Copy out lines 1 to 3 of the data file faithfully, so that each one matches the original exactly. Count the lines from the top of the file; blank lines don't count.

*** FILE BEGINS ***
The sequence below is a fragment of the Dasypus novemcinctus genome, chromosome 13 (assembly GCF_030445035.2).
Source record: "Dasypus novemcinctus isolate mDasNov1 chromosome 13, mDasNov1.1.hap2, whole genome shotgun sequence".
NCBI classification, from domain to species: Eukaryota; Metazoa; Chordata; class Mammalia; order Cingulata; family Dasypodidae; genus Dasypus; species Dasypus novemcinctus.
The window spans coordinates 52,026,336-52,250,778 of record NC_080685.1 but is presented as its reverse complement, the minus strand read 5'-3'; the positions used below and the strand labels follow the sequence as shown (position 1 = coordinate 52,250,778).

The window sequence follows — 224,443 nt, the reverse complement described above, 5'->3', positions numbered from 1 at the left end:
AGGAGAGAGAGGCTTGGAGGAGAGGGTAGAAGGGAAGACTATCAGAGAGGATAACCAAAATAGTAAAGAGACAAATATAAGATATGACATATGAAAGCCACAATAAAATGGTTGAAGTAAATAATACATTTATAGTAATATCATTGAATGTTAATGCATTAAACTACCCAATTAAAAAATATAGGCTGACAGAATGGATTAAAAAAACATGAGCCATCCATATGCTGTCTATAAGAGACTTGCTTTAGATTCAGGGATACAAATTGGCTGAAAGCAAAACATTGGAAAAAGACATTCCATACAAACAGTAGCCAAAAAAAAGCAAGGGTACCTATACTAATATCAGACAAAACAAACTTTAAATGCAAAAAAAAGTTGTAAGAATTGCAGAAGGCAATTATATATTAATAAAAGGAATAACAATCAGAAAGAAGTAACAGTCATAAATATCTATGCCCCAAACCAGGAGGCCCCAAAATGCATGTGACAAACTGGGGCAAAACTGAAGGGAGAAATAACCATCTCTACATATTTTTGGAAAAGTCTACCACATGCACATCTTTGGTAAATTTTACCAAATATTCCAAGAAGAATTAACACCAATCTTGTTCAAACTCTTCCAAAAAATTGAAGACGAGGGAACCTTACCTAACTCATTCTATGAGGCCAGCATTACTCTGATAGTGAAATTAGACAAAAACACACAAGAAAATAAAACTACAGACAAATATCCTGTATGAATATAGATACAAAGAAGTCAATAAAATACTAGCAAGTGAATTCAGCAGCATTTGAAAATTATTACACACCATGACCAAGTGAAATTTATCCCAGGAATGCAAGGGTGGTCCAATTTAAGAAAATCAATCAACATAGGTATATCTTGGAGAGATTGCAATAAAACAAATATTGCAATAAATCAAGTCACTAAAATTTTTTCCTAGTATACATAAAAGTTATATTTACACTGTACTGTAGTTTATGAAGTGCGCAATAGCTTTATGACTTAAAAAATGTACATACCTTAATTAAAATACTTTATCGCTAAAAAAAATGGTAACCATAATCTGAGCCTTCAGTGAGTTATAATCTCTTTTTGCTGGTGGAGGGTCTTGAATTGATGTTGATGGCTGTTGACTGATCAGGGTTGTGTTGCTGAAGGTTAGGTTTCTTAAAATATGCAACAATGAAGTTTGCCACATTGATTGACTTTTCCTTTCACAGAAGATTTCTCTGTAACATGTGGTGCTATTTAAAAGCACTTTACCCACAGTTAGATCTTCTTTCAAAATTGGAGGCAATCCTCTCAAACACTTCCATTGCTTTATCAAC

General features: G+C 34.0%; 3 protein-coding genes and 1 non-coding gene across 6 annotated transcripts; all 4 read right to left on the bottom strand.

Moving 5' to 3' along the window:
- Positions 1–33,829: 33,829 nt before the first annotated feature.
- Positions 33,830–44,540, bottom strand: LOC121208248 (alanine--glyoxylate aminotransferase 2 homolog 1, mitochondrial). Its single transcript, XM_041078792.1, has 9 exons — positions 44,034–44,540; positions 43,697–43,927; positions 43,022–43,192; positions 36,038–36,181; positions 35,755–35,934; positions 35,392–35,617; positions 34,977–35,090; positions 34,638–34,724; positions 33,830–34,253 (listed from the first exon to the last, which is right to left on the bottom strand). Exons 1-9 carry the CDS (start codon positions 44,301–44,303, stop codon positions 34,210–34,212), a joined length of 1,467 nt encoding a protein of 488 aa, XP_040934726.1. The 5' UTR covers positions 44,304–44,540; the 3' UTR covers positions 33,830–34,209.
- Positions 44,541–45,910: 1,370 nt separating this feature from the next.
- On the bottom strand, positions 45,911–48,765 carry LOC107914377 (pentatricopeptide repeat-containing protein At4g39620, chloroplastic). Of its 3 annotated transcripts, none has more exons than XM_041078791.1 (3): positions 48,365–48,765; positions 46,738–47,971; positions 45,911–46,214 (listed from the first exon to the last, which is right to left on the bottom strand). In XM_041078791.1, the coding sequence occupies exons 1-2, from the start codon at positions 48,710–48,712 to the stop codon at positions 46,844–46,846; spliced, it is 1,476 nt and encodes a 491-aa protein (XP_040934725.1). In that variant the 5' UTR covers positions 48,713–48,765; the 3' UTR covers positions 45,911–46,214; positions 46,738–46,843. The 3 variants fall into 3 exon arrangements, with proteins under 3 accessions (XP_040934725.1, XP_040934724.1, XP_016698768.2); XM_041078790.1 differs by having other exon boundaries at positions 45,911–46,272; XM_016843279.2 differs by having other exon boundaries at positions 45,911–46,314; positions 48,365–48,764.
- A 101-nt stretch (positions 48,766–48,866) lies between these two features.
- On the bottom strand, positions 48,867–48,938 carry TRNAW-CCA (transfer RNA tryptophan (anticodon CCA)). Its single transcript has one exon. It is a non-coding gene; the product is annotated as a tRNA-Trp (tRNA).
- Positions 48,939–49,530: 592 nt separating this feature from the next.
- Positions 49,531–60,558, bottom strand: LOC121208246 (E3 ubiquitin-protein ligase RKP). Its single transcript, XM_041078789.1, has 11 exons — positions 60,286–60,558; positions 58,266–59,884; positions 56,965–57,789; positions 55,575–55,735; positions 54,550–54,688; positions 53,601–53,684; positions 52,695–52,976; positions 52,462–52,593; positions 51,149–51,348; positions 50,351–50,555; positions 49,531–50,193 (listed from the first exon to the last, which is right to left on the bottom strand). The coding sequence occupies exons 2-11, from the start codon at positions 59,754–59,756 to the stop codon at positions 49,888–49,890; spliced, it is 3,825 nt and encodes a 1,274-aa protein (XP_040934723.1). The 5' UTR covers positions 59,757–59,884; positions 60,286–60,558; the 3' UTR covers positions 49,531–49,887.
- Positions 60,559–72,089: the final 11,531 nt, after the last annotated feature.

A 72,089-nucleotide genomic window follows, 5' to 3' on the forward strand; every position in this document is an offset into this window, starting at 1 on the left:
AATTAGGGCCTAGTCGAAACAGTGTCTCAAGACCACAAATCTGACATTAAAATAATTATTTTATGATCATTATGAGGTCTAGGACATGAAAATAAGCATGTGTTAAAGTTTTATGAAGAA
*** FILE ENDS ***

The sequence below is a fragment of the Dasypus novemcinctus genome, chromosome 13 (assembly GCF_030445035.2).
Source record: "Dasypus novemcinctus isolate mDasNov1 chromosome 13, mDasNov1.1.hap2, whole genome shotgun sequence".
NCBI classification, from domain to species: Eukaryota; Metazoa; Chordata; class Mammalia; order Cingulata; family Dasypodidae; genus Dasypus; species Dasypus novemcinctus.